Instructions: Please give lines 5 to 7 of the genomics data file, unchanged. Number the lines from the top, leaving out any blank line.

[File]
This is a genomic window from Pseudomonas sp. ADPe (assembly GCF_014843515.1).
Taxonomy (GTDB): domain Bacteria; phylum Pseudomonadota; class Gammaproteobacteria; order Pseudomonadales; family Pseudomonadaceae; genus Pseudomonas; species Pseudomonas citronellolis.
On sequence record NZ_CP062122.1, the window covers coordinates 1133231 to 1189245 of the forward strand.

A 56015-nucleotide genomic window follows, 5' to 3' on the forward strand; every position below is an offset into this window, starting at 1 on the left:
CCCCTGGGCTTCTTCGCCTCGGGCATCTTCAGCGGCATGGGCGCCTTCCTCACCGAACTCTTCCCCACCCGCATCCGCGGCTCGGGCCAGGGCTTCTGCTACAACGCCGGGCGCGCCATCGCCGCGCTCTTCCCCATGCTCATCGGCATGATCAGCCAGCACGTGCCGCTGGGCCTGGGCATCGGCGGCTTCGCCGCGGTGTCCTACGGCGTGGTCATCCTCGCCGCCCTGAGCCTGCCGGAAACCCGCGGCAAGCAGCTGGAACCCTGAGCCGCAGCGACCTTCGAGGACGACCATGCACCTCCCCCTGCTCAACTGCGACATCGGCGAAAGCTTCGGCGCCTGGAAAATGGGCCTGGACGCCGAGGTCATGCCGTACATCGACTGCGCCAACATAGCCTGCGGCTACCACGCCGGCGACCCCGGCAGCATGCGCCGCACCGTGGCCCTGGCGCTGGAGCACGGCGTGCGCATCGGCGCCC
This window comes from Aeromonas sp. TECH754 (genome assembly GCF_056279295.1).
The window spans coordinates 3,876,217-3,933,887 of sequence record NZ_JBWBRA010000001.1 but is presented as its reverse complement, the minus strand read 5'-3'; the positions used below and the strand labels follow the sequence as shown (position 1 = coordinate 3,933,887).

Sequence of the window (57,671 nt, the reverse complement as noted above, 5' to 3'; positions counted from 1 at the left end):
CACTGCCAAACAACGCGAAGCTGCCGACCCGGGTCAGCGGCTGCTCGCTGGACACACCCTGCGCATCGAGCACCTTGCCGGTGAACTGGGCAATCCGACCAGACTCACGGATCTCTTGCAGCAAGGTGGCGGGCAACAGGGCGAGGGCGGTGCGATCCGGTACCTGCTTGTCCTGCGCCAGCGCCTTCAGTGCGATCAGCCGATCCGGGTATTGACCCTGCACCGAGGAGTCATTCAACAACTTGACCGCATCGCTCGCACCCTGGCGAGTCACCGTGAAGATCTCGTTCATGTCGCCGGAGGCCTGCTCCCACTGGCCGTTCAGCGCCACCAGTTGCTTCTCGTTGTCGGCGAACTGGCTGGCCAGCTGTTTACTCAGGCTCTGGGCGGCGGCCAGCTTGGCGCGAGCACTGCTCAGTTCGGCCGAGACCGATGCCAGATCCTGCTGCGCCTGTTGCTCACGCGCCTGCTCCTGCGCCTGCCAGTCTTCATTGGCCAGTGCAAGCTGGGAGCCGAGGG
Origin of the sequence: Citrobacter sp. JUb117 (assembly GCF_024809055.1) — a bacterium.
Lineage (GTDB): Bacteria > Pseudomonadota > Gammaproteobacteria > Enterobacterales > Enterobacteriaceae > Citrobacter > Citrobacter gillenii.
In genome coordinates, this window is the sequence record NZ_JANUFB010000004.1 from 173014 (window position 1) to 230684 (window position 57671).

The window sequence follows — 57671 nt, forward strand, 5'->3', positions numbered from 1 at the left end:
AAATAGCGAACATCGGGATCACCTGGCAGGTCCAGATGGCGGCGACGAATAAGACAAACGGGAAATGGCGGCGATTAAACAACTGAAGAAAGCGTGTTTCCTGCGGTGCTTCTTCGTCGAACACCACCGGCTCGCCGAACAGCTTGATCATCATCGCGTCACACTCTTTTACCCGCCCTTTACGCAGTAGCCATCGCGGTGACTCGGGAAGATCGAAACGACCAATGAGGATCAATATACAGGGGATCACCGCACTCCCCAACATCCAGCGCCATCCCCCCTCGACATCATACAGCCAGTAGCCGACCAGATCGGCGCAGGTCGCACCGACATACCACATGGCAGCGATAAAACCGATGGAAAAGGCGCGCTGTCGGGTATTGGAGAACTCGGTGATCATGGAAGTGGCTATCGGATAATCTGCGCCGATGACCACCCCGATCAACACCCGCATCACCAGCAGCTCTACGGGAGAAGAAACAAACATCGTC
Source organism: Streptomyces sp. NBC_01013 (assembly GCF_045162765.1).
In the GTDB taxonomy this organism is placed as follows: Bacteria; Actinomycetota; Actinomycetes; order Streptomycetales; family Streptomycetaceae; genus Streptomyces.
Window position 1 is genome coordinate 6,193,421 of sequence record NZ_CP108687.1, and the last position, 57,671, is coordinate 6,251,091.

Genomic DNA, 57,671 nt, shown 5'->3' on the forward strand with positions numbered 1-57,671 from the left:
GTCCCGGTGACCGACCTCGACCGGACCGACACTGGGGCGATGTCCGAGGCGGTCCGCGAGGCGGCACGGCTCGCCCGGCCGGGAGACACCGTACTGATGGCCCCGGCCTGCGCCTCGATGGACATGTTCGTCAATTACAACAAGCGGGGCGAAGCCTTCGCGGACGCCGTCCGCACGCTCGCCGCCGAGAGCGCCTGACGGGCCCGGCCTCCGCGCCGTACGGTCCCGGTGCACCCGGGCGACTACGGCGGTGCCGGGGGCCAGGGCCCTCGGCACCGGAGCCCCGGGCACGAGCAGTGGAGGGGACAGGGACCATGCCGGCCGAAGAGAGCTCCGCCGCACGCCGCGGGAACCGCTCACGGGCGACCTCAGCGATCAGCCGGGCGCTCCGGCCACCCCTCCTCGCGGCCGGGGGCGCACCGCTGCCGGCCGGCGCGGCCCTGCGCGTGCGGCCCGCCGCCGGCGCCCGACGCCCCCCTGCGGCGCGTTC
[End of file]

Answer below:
CCCCTGGGCTTCTTCGCCTCGGGCATCTTCAGCGGCATGGGCGCCTTCCTCACCGAACTCTTCCCCACCCGCATCCGCGGCTCGGGCCAGGGCTTCTGCTACAACGCCGGGCGCGCCATCGCCGCGCTCTTCCCCATGCTCATCGGCATGATCAGCCAGCACGTGCCGCTGGGCCTGGGCATCGGCGGCTTCGCCGCGGTGTCCTACGGCGTGGTCATCCTCGCCGCCCTGAGCCTGCCGGAAACCCGCGGCAAGCAGCTGGAACCCTGAGCCGCAGCGACCTTCGAGGACGACCATGCACCTCCCCCTGCTCAACTGCGACATCGGCGAAAGCTTCGGCGCCTGGAAAATGGGCCTGGACGCCGAGGTCATGCCGTACATCGACTGCGCCAACATAGCCTGCGGCTACCACGCCGGCGACCCCGGCAGCATGCGCCGCACCGTGGCCCTGGCGCTGGAGCACGGCGTGCGCATCGGCGCCC
This window comes from Aeromonas sp. TECH754 (genome assembly GCF_056279295.1).
The window spans coordinates 3,876,217-3,933,887 of sequence record NZ_JBWBRA010000001.1 but is presented as its reverse complement, the minus strand read 5'-3'; the positions used below and the strand labels follow the sequence as shown (position 1 = coordinate 3,933,887).